Many have asked me to do a tutorial on getting good line art and scans from my traditional artwork to the computer. This is my rough workflow for working with my art; it usually takes me around 20 minutes to finish if it’s a smaller piece. I will break it down as much as I can so you too can make good scanned artwork!
Scan your Artwork
You should find a scanner that can fit the paper in the scanner. If the paper can’t fit, scan the page in pieces and edit them together. I’ll make an article on this at a different time.
At the moment, I’m using the scanners at the public library. It’s an Avision FB6280E A3 Book Scanner from what I’ve looked up. Able to support pages up to 11 inches by 17 inches and can scan at a resolution up to 600 dpi, which is great for working with art in! Since buying them normally costs a pretty penny, I settle for taking advantage of our tax dollars and using local library resources!
For this scan, I used 9 inch by 12 inch Strathmore Vellum Bristol Paper. It feels good to sketch in it, handles ink decently, and Copic markers don’t bleed through it that badly!
The scan bed is large enough to fit a 11 inch by 17 inch page so it’s large enough to fit comic pages I make!
The library software for the scanner has great options to let me save to my own USB drive or email it to myself if the file size is small enough.
These days, I often scan in PDF since I’m usually scanning multiple pages of art and Photoshop can open the files easily so that’s a benefit for me.
Your scans should be at a really high dpi to work with. The minimum you should scan at is 300 Dots per Inch, any lower and you’ll have to work with a blurry, pixelly mess.. A mass majority of printers scan at 300 DPI, so if you have any that can go higher, you take that up! Though the higher the DPI, the long it will take to scan, so unless you’re drawing a digital Sistine Chapel, you should stick with 600 DPI at most.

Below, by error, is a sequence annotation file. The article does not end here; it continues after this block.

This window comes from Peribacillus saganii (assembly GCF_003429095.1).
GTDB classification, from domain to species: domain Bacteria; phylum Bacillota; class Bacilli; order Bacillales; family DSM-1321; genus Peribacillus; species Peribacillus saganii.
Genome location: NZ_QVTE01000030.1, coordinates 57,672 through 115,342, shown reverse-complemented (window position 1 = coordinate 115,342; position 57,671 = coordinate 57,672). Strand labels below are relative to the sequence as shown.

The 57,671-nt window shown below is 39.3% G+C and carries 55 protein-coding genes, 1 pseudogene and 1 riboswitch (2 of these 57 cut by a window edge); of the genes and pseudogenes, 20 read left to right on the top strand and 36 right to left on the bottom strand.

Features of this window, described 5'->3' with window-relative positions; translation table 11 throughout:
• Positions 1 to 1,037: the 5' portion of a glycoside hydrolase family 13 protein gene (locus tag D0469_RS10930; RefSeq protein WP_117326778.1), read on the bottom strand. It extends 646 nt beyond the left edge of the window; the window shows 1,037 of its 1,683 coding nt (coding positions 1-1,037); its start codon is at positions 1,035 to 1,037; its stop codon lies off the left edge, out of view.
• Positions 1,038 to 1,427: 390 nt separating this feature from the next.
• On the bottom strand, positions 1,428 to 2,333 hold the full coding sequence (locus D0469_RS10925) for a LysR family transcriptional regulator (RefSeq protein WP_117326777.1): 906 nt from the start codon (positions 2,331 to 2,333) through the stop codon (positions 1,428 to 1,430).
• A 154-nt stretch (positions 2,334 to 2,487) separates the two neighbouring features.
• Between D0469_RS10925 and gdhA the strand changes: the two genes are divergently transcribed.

In the case of this library software, scan at Photo Quality since it’s the highest it can go.
Back Up Raw Scan Files
These are the raw unedited scans (Reduced for web looking.) I always scan in Color, Greyscale, and Black, but I tend to always edit the Color scan because I’ll have more control over the post processing. It just feels good to cover my bases.
In case of misfortune, make backups of your scans. You never know if you’ll lose the original sheet or make a change in the future that you regret and want to go back. Email the file to yourself, save it to Dropbox, copy it to an external hard drive, do all of it, slip the files anywhere you can so you can foolproof yourself.
Crop your Artwork
I use Adobe Photoshop for my general editing needs but there’s several image editing programs that can do the job!
Use Photoshop’s Crop Tool to crop out any unneeded things in your artwork: margins, dead space, the scan bed, it’s your judgement. Crop in a way it will make it look pleasing. For this bird image, a nice square composition looks good to me.
You can set the Crop Tool to certain proportions by adding specific numbers on the top left corner before you use the tool. Most photo editing programs should have a basic crop feature and some advanced ones will even let you rotate and straighten your pictures before cropping.
Here’s the result of the crop so far.
Save and Back Up Cropped Scan Files
In case of misfortune, make backups of your crops separately from the raw scans. You never know if you’ll lose the original scan or make a change in the future that you regret and want to go back.
Email the file to yourself, save it to Dropbox, copy it to an external hard drive, do all of it, slip the files anywhere you can so you can foolproof yourself.
Since you’re not working in color, you won’t need to keep your art saturated, Ctrl+U to access the Hue/ Saturation window and push down the saturation or press Shift+Ctrl+U to do it fast and just Desaturate the entire picture.